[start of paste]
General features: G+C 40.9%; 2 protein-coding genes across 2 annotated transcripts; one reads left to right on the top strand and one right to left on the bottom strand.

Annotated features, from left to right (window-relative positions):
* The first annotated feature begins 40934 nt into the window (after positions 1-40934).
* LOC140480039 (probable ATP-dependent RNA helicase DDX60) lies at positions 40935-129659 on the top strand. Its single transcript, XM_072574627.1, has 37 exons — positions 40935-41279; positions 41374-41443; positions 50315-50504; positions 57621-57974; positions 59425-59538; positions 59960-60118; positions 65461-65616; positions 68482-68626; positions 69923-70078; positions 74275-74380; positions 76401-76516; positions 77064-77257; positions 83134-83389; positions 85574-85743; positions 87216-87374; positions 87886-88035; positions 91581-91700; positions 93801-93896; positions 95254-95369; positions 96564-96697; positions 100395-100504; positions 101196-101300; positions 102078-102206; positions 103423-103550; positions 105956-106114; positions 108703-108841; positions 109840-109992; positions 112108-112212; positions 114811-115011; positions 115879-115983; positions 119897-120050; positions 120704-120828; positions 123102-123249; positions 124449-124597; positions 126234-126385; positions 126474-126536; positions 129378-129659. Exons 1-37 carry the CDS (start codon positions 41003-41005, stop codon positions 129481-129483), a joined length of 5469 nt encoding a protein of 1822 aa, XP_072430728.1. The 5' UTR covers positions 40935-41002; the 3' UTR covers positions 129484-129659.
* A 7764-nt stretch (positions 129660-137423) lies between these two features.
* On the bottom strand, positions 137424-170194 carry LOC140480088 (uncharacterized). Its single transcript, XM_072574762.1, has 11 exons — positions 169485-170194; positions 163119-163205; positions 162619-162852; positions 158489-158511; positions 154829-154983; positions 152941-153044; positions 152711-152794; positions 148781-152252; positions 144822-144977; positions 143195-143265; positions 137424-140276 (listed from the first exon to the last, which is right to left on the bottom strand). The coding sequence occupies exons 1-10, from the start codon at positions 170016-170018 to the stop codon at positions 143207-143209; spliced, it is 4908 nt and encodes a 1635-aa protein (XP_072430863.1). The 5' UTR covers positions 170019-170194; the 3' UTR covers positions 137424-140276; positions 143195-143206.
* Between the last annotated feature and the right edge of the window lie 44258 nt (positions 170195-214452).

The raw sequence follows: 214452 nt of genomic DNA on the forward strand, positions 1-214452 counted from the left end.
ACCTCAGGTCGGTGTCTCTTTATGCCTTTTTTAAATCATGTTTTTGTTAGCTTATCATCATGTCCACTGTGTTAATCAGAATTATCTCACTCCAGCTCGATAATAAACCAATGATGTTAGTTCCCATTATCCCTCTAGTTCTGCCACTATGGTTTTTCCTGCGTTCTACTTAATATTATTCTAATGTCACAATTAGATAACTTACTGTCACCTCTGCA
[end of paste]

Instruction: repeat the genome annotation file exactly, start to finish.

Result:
General features: G+C 40.9%; 2 protein-coding genes across 2 annotated transcripts; one reads left to right on the top strand and one right to left on the bottom strand.

Annotated features, from left to right (window-relative positions):
* The first annotated feature begins 40934 nt into the window (after positions 1-40934).
* LOC140480039 (probable ATP-dependent RNA helicase DDX60) lies at positions 40935-129659 on the top strand. Its single transcript, XM_072574627.1, has 37 exons — positions 40935-41279; positions 41374-41443; positions 50315-50504; positions 57621-57974; positions 59425-59538; positions 59960-60118; positions 65461-65616; positions 68482-68626; positions 69923-70078; positions 74275-74380; positions 76401-76516; positions 77064-77257; positions 83134-83389; positions 85574-85743; positions 87216-87374; positions 87886-88035; positions 91581-91700; positions 93801-93896; positions 95254-95369; positions 96564-96697; positions 100395-100504; positions 101196-101300; positions 102078-102206; positions 103423-103550; positions 105956-106114; positions 108703-108841; positions 109840-109992; positions 112108-112212; positions 114811-115011; positions 115879-115983; positions 119897-120050; positions 120704-120828; positions 123102-123249; positions 124449-124597; positions 126234-126385; positions 126474-126536; positions 129378-129659. Exons 1-37 carry the CDS (start codon positions 41003-41005, stop codon positions 129481-129483), a joined length of 5469 nt encoding a protein of 1822 aa, XP_072430728.1. The 5' UTR covers positions 40935-41002; the 3' UTR covers positions 129484-129659.
* A 7764-nt stretch (positions 129660-137423) lies between these two features.
* On the bottom strand, positions 137424-170194 carry LOC140480088 (uncharacterized). Its single transcript, XM_072574762.1, has 11 exons — positions 169485-170194; positions 163119-163205; positions 162619-162852; positions 158489-158511; positions 154829-154983; positions 152941-153044; positions 152711-152794; positions 148781-152252; positions 144822-144977; positions 143195-143265; positions 137424-140276 (listed from the first exon to the last, which is right to left on the bottom strand). The coding sequence occupies exons 1-10, from the start codon at positions 170016-170018 to the stop codon at positions 143207-143209; spliced, it is 4908 nt and encodes a 1635-aa protein (XP_072430863.1). The 5' UTR covers positions 170019-170194; the 3' UTR covers positions 137424-140276; positions 143195-143206.
* Between the last annotated feature and the right edge of the window lie 44258 nt (positions 170195-214452).

The raw sequence follows: 214452 nt of genomic DNA on the forward strand, positions 1-214452 counted from the left end.
ACCTCAGGTCGGTGTCTCTTTATGCCTTTTTTAAATCATGTTTTTGTTAGCTTATCATCATGTCCACTGTGTTAATCAGAATTATCTCACTCCAGCTCGATAATAAACCAATGATGTTAGTTCCCATTATCCCTCTAGTTCTGCCACTATGGTTTTTCCTGCGTTCTACTTAATATTATTCTAATGTCACAATTAGATAACTTACTGTCACCTCTGCA